Spreadbury, Leah

Spreadbury, Leah           1919 June 20th             Downton

Land Worker’s Death

The City Coroner (Mr A M Wilson) held an inquest at Salisbury Infirmary on Monday evening in regard to the death of Leah Spreadbury, a young land worker, living at Downton, which resulted from an accident while she was at work.

There was no jury.

Frank George Spreadbury, a carter in the employ of Mr E G Warren, of Wick Farm, Downton, stated that his daughter, Leah, was 20 years of age, and until she came to work as a dairymaid at his employer’s farm two or three months ago, had been working on a farm in Sussex. At Wick Farm were two machines – one for grinding cake and the other for grinding mangel. They were driven by an oil engine, which also pumped water for the tanks. The shafting in connection with the engine was in an adjoining shed. When water was being pumped the shafting, which was between three and four feet from the ground, was in motion, with the belts of the grinders hanging loose on the shafting. On Thursday, June 12th, at about 10am, he was filling a water barrel in the yard and saw his daughter in the dairy. She brought him a letter which had come for him that morning, then left him and went towards the cowsheds and the barn. The engine was working at the time, but a few minutes afterwards it stopped. He went into the cowshed and called to one of the dairymen, as it was not his work to see to the engine, but he could not see anyone there. After he had finished filling the water barrel he went to the shafting shed and called his daughter’s name. He got no reply, but on going inside he heard her groan, and saw her lying on the floor with her head in a pool of blood and her feet entangled in the belting. She was unconscious. He disentangled her, and went for assistance. After being attended to by Dr Whiteley, she was taken to the Infirmary and he and his wife were with her when she died there on Saturday morning.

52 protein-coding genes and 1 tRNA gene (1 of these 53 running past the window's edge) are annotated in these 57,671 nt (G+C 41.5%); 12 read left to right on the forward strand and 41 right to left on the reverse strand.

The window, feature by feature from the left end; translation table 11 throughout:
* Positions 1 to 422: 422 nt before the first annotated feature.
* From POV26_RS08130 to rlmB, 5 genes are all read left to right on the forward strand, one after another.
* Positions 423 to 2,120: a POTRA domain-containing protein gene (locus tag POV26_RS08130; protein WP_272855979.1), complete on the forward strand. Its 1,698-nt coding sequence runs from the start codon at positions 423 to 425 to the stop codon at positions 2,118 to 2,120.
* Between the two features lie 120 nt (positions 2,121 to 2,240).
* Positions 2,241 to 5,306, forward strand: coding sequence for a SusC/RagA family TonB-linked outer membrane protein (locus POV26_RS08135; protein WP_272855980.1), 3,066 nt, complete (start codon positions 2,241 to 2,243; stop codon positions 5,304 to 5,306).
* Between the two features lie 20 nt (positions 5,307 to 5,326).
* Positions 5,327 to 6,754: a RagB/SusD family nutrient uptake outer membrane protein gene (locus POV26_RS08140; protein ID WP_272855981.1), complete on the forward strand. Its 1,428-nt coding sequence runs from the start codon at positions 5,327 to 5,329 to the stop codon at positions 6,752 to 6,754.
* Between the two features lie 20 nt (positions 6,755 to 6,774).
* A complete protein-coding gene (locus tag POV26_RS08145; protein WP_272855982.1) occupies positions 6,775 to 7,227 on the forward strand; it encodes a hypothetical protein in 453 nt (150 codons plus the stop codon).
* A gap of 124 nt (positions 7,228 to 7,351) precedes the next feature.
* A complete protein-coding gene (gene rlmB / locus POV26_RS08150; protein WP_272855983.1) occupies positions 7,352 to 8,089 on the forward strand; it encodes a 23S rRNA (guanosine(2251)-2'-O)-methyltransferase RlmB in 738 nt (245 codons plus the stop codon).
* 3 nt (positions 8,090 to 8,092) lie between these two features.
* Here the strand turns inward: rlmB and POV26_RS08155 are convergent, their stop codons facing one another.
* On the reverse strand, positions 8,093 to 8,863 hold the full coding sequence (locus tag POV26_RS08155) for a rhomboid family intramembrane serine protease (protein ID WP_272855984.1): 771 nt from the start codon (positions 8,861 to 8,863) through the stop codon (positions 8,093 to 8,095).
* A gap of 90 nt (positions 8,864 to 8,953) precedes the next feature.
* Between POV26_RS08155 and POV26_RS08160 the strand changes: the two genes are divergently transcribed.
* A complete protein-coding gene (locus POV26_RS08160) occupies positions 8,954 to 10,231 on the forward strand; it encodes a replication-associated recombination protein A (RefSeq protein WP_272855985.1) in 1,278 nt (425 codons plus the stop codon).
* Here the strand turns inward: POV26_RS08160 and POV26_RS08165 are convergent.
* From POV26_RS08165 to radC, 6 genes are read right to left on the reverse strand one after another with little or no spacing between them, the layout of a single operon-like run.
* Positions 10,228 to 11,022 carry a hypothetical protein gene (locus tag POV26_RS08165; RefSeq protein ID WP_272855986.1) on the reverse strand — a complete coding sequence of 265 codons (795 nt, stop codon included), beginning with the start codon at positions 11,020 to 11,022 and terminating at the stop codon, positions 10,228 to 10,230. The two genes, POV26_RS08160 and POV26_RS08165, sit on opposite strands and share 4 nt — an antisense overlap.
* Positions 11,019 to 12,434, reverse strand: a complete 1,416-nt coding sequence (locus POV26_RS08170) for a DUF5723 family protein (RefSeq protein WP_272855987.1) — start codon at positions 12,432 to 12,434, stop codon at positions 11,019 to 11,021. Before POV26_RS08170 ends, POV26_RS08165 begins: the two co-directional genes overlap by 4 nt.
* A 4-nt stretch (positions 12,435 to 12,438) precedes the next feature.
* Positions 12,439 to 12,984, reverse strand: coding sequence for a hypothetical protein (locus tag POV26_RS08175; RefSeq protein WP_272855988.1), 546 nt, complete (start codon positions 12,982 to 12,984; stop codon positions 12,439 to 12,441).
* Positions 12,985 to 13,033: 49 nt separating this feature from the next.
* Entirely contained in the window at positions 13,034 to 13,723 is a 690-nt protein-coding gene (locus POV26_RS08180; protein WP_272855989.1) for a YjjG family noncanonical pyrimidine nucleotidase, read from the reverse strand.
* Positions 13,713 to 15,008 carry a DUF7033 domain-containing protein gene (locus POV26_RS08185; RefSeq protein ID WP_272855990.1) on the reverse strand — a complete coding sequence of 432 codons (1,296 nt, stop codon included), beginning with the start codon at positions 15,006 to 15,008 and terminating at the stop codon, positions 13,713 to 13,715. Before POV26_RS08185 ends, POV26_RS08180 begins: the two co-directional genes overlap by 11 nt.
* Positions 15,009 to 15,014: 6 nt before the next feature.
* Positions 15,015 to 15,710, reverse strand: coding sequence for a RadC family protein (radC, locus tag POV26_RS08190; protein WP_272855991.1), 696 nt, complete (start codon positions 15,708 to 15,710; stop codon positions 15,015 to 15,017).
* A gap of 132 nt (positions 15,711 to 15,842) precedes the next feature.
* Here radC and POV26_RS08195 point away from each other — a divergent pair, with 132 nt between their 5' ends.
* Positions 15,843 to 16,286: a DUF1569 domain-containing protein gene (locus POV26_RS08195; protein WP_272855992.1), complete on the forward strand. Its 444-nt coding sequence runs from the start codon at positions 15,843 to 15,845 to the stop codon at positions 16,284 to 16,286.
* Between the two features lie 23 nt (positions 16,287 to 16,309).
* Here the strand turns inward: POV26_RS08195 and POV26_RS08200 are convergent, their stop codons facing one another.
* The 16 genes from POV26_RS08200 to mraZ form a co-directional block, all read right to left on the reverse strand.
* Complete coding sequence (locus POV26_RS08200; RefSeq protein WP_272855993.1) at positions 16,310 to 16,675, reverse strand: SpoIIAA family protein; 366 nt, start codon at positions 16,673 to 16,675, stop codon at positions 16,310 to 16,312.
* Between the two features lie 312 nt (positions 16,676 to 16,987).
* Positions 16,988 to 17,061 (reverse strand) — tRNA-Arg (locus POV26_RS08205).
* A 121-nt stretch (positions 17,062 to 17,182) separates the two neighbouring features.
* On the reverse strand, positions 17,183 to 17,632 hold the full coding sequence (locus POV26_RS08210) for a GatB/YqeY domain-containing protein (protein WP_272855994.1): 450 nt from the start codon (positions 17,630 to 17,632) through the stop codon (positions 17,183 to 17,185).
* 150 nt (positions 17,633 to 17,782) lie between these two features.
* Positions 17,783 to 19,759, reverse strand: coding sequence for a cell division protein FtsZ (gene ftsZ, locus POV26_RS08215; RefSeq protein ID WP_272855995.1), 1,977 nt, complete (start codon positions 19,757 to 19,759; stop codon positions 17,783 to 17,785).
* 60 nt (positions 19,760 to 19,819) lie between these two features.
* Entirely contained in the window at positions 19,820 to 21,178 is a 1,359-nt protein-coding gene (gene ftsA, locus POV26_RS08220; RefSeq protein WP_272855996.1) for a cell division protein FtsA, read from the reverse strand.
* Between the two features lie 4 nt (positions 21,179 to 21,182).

Questioned by the Coroner as to how he thought she came to be where he found her, the witness said he expected she was getting under the shafting to look through a hole in the side of the barn to see if the other tank was full. That tank was being filled with water by the same engine, and the dairyman had told her to go across to see if it was full, and, if so, to shut off the pump. She took a short cut which was often taken, instead of going out by the door.

The Coroner : Had she ever been warned about it?

Witness : Not about this particular shafting, but my wife had warned her to be careful of the machinery, because another young lady had got caught in some before.

Answering other questions, he said it was necessary to bend under the shafting to see through the hole in the side of the barn, but it was not necessary to go that way. The shafting had two pulleys on it with separate belts. She might have caught hold of the loose belting when getting under the shafting, which would have caused the belt to have become taut and to start revolving. She told her brother she had a very bad headache that morning and would like to see a doctor.

Miss Dorothy Isabel Dobbin, house surgeon at Salisbury Infirmary, said that Leah Spreadbury was admitted on Thursday in an unconscious condition. She had two large scalp wounds on the left side of her head and slight abrasions on both arms and on the right ankle. She died at 2.30am on Saturday without having recovered consciousness. Death was due to coma following severe concussion as the result of the injuries received.

The Coroner returned a verdict of “Accidental Death,” and added that there did not seem to be any negligence or blame to be attached to anyone.

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